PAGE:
Best Streaming TV Services for Cord Cutters in 2022

Cable providers have long held a monopoly on what we get and how we receive our content. In recent years, companies have been able to work with some of the bigger channel distributors to make a break from traditional cable packages. Most recently Hulu updated its on-demand services with a live TV option and YouTube is rolling out its own live TV option, including support for local broadcast networks like ABC, CBS, and Fox.

If you've been thinking about unshackling yourself from the cable package limitations, here are the best options for cord cutters right now.

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Hulu with Live TV

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Hulu has added live streaming of cable and broadcast channels to its already enormous on-demand programming. Hulu with Live TV now offers approximately 50 channels for which you can watch live and on-demand shows for a starting price of $39.99. You can also add Showtime to the mix for an additional $14.99.

Hulu with Live TV is currently supported on iOS, Android, Apple TV, Xbox One, and Chromecast, with support for more devices coming in the future.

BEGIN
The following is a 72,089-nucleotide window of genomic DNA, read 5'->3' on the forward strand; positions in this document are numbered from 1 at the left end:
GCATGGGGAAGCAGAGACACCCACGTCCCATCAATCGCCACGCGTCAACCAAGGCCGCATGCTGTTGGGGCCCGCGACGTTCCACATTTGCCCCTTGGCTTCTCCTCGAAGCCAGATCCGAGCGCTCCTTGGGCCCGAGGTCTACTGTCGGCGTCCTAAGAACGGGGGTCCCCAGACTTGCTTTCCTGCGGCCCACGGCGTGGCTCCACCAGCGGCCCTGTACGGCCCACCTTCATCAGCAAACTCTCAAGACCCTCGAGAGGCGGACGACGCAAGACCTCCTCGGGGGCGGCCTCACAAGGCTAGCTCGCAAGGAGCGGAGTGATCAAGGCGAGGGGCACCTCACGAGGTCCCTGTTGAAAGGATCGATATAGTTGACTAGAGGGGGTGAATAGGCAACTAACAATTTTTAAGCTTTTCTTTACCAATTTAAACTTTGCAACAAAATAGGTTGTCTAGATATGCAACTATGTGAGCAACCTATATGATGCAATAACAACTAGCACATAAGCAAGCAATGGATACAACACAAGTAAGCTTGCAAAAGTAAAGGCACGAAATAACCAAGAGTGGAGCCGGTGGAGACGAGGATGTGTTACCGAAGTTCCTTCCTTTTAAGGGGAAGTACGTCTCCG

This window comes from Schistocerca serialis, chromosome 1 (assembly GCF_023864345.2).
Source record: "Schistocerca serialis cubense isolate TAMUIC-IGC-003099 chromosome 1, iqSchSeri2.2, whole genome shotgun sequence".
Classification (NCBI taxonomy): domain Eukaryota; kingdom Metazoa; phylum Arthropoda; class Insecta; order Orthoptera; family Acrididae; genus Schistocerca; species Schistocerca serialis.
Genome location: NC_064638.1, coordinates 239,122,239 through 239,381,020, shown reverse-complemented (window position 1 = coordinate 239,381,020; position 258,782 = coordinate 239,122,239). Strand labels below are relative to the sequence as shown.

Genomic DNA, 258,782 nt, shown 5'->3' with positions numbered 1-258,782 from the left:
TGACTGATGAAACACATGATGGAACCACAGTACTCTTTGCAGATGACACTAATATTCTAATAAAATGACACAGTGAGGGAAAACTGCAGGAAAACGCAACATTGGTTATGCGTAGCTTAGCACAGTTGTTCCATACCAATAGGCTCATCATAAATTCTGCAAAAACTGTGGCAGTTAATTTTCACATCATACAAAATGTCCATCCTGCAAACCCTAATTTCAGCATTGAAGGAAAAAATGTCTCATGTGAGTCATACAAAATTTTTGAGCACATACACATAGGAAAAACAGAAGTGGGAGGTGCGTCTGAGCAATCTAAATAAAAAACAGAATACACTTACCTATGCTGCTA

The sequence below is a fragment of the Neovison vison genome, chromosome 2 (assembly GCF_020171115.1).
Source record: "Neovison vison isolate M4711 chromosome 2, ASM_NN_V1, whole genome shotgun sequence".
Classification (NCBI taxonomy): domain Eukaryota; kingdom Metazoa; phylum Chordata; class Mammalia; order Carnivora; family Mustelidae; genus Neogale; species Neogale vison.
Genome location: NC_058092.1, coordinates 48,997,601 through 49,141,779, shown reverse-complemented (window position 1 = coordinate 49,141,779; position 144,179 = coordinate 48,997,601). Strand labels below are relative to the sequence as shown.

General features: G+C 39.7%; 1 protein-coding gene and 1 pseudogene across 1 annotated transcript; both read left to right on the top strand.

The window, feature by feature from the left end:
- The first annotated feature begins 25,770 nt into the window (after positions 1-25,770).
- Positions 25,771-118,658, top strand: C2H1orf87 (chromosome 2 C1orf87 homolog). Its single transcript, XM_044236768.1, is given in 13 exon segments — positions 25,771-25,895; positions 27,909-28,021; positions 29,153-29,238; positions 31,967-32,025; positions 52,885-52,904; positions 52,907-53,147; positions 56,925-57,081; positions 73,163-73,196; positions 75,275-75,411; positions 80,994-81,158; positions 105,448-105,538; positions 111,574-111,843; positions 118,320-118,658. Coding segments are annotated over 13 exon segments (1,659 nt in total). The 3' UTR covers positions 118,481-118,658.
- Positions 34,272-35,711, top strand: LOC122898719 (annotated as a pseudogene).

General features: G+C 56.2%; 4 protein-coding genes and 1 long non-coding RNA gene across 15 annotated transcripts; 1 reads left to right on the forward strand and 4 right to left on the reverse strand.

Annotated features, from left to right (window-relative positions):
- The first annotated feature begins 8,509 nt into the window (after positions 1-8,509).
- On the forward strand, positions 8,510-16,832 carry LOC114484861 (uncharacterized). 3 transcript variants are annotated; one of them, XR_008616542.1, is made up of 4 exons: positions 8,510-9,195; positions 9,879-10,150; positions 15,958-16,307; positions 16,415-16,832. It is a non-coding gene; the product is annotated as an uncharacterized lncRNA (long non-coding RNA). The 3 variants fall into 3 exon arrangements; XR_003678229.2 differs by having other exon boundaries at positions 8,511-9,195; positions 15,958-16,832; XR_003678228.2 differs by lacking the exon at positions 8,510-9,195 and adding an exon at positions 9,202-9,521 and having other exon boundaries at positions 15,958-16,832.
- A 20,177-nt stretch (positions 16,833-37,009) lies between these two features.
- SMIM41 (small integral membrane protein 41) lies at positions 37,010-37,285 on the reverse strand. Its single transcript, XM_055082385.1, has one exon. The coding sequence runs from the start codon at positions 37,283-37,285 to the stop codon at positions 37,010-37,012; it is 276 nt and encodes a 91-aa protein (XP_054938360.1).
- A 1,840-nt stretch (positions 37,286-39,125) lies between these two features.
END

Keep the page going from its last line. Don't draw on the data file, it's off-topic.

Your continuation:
It comes with support for a handful of broadcast channels in certain areas, like ABC, CBS, Fox, and NBC, but if your region doesn't support it, you might not get support for the big four. You can also watch sports from ESPN's lineup and two Fox Sports channels, as well as NBC Golf and Big Ten.

In the base price, you'll get 50 hours of DVR recording so you can watch TV shows and movies that are otherwise only available live, at your leisure. You can pause and rewind live TV, but can't skip through ads unless you upgrade to the Enhanced DVR package or switch to the ad-free subscription, which will eliminate those commercials altogether.

Hulu with Live TV is currently the most content-rich streaming service thanks to the on-demand titles you've been able to watch all along.

See at Hulu

YouTube TV

YouTube is hitting the cord cutter market running with a streaming service for watching live basic cable and broadcast network channels. Currently, it features about 40 channels, including the four major networks, ABC, CBS, NBC, and Fox. It also comes with the ESPN lineup, and even manages to include Fox Sports 1, NBC Sports, Big Ten, and CBS Sports, which covers much of the major sporting events.

For $35 per month, you can watch live content on iOS, Android, Chromecast, Google Cast on smart TVs, or the web. Though Apple TV is not currently supported, Google says it will support more devices later this year. You'll also get a free Chromecast when you sign up, after your first paid month, so you'll be set, even if Google never adds support for YouTube TV on Apple TV.